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13 Songs to Rock Your Bones

by Izzie Goblynqueer about a year ago in playlist
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Give yourself another reason to scream this Halloween.

13 Songs to Rock Your Bones
Photo by Sabina Music Rich on Unsplash

It’s time for sweaters, sweets and spirits - but while you’re planning your Halloween or Samhain party this year, don’t forget to set the mood with some songs that will scream out the spirit of the season. Whether you’re a casual costume partier or a hardcore harborer of souls, these 13 seasonally-appropriate tunes will turn your gathering into a night to remember. Set the mood early, chill your guests’ bones, marry the night, and put the horrors to bed all in one epic party playlist.

1. Enter Sandman (Metallica, 1991) Start off right with the opening track from Metallica’s 1991 album Metallica, and let the darkness creep in with its tale of nightmares for children and adults alike. Originally conceived to revolve around a modern family horror - Sudden Infant Death Syndrome (then known as “crib death,”) - the song was retooled before release to relay the fears of sleep and the nightmares that lie within. Consistently listed among the top/greatest songs of all time, “Enter Sandman” makes for a great start to a skeleton-shaking playlist.

2. This is Halloween (Danny Elfman/The Nightmare Before Christmas, 1993) When Tim Burton’s The Nightmare Before Christmas debuted on October 29, 1993, it became a sleeper hit, surprising execs who initially wanted to release it under the adult label Touchstone Pictures -rather than as a Disney children’s movie - over fears the film would be too scary for children. A cult following boosted the critical acclaim of the movie, and today, very few Americans don’t get the reference when someone shouts, “I AM JACK, THE PUMPKIN KING!” The film’s introduction to Jack’s home via the song “This is Halloween” has become an anthem for the season and can’t be left out of the opening of any seasonal playlist.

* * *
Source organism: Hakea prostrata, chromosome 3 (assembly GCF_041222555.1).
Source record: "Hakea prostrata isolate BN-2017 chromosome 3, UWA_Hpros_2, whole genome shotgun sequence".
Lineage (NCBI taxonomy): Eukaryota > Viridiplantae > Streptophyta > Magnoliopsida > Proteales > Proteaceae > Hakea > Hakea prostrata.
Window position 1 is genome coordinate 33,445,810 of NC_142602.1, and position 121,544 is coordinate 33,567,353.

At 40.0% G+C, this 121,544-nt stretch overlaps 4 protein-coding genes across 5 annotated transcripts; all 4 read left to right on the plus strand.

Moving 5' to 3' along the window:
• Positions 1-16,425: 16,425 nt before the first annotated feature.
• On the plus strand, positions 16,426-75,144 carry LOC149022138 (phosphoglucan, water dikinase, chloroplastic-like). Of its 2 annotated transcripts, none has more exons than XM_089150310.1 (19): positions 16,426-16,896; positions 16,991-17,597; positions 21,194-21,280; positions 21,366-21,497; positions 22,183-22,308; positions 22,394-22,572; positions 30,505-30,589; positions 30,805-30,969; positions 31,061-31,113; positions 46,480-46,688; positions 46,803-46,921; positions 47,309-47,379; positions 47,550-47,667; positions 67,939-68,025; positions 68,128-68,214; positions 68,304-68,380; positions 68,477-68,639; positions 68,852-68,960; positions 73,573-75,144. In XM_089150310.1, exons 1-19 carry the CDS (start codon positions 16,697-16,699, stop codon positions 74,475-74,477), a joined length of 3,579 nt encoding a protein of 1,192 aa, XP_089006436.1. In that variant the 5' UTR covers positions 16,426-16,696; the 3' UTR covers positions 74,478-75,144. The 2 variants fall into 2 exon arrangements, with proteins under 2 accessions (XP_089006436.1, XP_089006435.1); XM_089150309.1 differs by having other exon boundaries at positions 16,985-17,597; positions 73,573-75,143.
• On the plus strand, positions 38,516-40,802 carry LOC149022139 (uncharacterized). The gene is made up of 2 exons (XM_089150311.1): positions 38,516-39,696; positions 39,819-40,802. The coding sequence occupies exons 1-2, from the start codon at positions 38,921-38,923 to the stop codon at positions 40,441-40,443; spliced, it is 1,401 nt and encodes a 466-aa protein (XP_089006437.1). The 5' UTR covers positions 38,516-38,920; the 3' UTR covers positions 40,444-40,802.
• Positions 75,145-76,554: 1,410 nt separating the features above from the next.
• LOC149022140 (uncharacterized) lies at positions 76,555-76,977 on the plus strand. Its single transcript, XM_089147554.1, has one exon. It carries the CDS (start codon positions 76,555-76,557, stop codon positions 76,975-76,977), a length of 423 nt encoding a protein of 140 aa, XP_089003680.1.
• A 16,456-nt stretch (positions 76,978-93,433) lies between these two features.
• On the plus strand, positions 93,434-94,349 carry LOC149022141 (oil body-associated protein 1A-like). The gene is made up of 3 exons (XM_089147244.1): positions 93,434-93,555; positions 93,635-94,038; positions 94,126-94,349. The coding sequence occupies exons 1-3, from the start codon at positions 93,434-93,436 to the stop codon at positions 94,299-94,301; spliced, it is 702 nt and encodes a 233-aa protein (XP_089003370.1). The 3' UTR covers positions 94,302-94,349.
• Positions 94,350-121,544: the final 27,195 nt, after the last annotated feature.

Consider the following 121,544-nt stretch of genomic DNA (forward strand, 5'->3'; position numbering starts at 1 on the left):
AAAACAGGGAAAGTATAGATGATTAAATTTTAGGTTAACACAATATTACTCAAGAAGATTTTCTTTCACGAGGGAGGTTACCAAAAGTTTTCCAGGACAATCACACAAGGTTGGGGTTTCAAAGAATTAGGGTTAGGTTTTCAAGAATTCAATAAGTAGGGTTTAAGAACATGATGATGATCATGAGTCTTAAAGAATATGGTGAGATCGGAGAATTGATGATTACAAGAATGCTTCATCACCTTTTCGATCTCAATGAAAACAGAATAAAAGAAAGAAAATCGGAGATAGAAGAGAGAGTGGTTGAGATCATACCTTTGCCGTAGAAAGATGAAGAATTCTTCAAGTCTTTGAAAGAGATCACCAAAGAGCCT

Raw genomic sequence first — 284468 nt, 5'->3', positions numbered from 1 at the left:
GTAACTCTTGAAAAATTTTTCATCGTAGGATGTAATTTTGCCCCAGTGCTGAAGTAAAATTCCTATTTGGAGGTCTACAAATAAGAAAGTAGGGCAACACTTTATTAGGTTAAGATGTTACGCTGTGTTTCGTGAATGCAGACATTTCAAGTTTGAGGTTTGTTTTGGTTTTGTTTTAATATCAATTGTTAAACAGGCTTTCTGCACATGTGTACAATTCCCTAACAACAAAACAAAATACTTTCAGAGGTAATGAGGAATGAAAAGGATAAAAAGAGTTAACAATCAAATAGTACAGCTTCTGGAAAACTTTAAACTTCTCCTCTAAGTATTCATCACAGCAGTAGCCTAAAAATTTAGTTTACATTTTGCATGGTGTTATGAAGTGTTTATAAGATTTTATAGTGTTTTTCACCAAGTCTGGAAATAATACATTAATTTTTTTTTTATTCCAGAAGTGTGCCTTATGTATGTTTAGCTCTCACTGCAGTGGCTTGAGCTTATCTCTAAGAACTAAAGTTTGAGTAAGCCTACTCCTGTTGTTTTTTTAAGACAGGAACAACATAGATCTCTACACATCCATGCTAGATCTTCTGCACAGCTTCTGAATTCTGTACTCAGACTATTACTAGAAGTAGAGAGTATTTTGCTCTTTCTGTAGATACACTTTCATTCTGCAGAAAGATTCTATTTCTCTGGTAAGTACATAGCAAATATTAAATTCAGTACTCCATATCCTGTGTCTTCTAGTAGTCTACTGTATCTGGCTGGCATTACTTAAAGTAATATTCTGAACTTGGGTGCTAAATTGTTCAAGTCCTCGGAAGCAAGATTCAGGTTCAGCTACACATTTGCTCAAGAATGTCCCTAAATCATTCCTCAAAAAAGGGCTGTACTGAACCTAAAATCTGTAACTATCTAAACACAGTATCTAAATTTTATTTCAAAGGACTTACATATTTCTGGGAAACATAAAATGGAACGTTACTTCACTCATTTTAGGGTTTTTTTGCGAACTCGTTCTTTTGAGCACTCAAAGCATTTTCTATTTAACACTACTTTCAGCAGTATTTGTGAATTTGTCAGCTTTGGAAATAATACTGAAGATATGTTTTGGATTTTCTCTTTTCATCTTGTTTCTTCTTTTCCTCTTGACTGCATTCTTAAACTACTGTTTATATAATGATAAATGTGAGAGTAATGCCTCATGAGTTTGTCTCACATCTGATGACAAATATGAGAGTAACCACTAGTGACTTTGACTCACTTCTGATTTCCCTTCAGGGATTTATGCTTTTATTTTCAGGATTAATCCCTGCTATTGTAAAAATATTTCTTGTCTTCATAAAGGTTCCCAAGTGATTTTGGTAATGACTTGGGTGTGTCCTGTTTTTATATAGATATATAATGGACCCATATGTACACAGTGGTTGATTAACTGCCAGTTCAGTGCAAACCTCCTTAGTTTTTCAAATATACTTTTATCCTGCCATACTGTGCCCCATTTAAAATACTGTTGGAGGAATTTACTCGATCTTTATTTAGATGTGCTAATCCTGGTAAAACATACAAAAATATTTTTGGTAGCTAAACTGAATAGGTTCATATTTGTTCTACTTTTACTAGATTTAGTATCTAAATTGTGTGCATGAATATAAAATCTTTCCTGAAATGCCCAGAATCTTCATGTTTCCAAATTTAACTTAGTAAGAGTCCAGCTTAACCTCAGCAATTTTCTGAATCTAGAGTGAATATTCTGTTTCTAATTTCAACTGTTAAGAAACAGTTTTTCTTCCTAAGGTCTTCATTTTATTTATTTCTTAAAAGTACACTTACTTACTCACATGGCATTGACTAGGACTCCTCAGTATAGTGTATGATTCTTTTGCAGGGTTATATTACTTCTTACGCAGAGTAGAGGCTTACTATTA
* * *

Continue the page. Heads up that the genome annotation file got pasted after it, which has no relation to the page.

3. Thriller (Michael Jackson, 1984) Whether you’re a diehard monster movie fanatic or just someone who loves to dance, you can’t forgo this title in your seasonal celebration. Despite releasing on the album by the same name, “Thriller” was treated with doubt by execs early on, even finding a last minute, unplanned last single release. However, at Jackson’s urging, the song was paired with a now-iconic music video that broke down barriers in pop entertainment and soared sales of both the album Thriller as well as VHS copies of the video itself. Today, the music video is considered one of the most famous music videos of all time, and the song has become a staple of the Halloween holiday.

4. Dragula (Rob Zombie, 1998) This fun, funky best-seller by Rob Zombie has received such varied playtime since its release that even people who’ve never heard of the monster sitcom The Munsters recognize the name “Dragula,” taken from the sitcom drag racer of the same name. Superstition, fear, and jealousy have nothing on this heart-pumping, hard-hitting, adrenaline ride to get a party going.

5. Highway to Hell (AC/DC, 1979) If your partygoers get too caught up slamming in the back of that Dragula, they might just find themselves on a highway to somewhere a lot hotter than they expected. The addictive riff that “stuck out like a dog’s balls” to Angus and Malcolm Young and Bon Scott became an instant classic and is recognized worldwide when the song fires up. Don’t make your party as grueling as the concert tour that inspired the song - include “Highway to Hell” as the refresher before things get dark.

6. Marry the Night (Lady Gaga, 2011) For everything from costume parties to Samhain gatherings, the season doesn’t come without some darkness. The whole reason to celebrate is to remember its importance and place in life…and for many, the allure moves beyond a casual interest to a full-on attraction. On this night of all nights, Lady Gaga reminds partygoers who are Born This Way that it’s okay to “Marry the Night.”